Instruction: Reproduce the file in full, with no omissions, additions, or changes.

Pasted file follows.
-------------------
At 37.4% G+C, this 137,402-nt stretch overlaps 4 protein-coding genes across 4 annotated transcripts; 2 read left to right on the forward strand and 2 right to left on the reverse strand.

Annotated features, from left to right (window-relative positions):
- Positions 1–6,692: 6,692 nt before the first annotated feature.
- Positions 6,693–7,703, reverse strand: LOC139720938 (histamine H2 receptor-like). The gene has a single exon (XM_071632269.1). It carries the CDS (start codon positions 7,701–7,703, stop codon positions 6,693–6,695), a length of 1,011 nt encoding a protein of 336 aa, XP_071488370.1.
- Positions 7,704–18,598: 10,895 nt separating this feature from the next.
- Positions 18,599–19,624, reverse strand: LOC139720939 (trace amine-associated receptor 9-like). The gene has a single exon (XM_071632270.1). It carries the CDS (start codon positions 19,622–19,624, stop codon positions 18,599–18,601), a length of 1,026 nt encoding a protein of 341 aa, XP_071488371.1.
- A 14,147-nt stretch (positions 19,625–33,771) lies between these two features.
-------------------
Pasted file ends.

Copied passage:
At 37.4% G+C, this 137,402-nt stretch overlaps 4 protein-coding genes across 4 annotated transcripts; 2 read left to right on the forward strand and 2 right to left on the reverse strand.

Annotated features, from left to right (window-relative positions):
- Positions 1–6,692: 6,692 nt before the first annotated feature.
- Positions 6,693–7,703, reverse strand: LOC139720938 (histamine H2 receptor-like). The gene has a single exon (XM_071632269.1). It carries the CDS (start codon positions 7,701–7,703, stop codon positions 6,693–6,695), a length of 1,011 nt encoding a protein of 336 aa, XP_071488370.1.
- Positions 7,704–18,598: 10,895 nt separating this feature from the next.
- Positions 18,599–19,624, reverse strand: LOC139720939 (trace amine-associated receptor 9-like). The gene has a single exon (XM_071632270.1). It carries the CDS (start codon positions 19,622–19,624, stop codon positions 18,599–18,601), a length of 1,026 nt encoding a protein of 341 aa, XP_071488371.1.
- A 14,147-nt stretch (positions 19,625–33,771) lies between these two features.